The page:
Archive | December, 2013

Talkin’ about revolution

30 Dec

Interestingly, serious commentators are talking more and more about revolution. Sure, we are familiar with fundamentalists (on the left, the right, or of a religious or nationalist persuasion) talking about major change. Many of these ‘revolutionaries’ are one trick wonders: they are territorially-bounded, and focus on one polity (say regime change in Libya or Thailand). And their ‘revolutions’ tend to be limited in intention – changing the leadership but essentially retaining the system.

But over the past few months, opinion columns and think pieces seem to be increasingly concerned with the prospect of revolution and major political and economic change. Where did this come from? Firstly, we have already seen major political change over the past few years (the Arab ‘revolt’ and counter-revolt, reform (albeit limited) in Myanmar, a new-found confidence among the BRICs, and a new-found foreign policy dithering in the US and UK). Commentators are grappling to come to terms with these changes, especially as they confront old models of thinking and ordering. Secondly, there is probably a World War One centenary factor at work. There has been a rise in reflection by public intellectuals and others on what 1914-18 means for us now, and this encourages us to think about systems of government and governance.

Thirdly, and most importantly, there seems to be growing popular realisation among some that global and national economies harbour serious structural problems. There is growing evidence that publics simply don’t accept that it when political leaders tell them they are better off. Political leaders are fond of throwing simple statistics at the public: Inflation down! Jobs up! Employment up! Growth up! But there is evidence, real evidence from the ways in which people live and work, to suggest that the so-called ‘trickle-down’ effect is simply a mirage. So what is this evidence? It is the evidence of the everyday, and it does not draw on the official statistics that political leaders prefer:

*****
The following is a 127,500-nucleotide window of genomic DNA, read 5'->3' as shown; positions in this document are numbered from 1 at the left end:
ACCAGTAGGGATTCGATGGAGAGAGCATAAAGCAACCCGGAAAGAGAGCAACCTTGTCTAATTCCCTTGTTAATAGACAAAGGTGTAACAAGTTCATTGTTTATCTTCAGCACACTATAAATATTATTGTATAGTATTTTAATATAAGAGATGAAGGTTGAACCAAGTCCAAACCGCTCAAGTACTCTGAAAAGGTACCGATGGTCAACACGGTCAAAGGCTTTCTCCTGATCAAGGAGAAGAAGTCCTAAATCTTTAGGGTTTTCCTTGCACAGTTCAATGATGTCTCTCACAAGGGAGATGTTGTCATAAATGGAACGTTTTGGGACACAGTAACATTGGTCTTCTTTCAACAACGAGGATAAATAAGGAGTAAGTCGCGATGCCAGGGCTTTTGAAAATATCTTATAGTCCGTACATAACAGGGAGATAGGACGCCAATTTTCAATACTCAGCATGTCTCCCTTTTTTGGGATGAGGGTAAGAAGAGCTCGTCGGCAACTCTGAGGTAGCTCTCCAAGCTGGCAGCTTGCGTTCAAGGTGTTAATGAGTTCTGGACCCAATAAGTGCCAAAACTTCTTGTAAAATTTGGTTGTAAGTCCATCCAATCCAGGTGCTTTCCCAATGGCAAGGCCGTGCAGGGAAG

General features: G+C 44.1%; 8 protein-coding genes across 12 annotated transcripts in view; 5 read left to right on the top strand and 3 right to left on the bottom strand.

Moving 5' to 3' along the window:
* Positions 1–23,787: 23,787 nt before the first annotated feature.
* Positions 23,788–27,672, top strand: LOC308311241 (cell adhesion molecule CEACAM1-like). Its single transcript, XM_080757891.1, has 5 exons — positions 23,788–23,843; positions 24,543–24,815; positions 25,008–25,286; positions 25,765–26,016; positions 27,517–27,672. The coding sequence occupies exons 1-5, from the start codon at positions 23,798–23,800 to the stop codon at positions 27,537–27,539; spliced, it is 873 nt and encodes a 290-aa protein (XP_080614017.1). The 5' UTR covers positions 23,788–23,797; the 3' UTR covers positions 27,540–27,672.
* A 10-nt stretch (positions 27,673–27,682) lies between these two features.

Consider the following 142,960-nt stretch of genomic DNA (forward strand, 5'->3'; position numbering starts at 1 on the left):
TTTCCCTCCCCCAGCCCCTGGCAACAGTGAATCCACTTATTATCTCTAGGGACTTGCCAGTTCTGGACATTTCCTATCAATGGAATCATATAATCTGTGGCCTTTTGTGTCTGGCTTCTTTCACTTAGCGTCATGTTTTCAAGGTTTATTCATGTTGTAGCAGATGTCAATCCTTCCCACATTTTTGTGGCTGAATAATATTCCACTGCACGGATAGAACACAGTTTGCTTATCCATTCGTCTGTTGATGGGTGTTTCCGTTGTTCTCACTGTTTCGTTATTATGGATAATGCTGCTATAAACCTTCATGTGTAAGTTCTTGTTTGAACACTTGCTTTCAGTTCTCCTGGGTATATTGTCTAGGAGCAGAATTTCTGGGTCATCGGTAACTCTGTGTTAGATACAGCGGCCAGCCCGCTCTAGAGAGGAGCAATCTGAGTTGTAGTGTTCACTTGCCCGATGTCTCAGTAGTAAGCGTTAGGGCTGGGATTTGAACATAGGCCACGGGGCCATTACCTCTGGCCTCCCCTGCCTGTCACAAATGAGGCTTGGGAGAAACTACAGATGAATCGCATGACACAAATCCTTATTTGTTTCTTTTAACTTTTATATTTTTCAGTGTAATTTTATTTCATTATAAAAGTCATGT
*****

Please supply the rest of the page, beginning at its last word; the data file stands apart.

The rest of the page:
• Food bank bins in the local supermarket, encouraging people to donate basic food to fellow community members;
• The rise of zero-hour contracts that offer employers maximum flexibility and employees maximum precariousness;
• The rise of part-time work – not out of choice, but necessity. People increasingly must work several jobs, rather than one, to make ends meet. Quite simply, traditional employment patterns are being decimated by automatisation and employers playing the system to avoid having to contribute to benefits;
• Rising prices. Despite being told that they are ‘better off’, publics in a variety of societies are being faced with sustained above inflation price rises for basics like food and utilities;
• The very obvious disparities between poverty and stagnation on the one hand, and isolated pockets of growth on the other. This is often highly spatialised, with some areas prospering (very visibly) while others stagnate (not so visibly);
• The continuing failure of governments to take serious action to hold to account bankers and speculators for the 2008 financial crash;
• The present generation finding their economic and job prospects more constrained than those of their parents.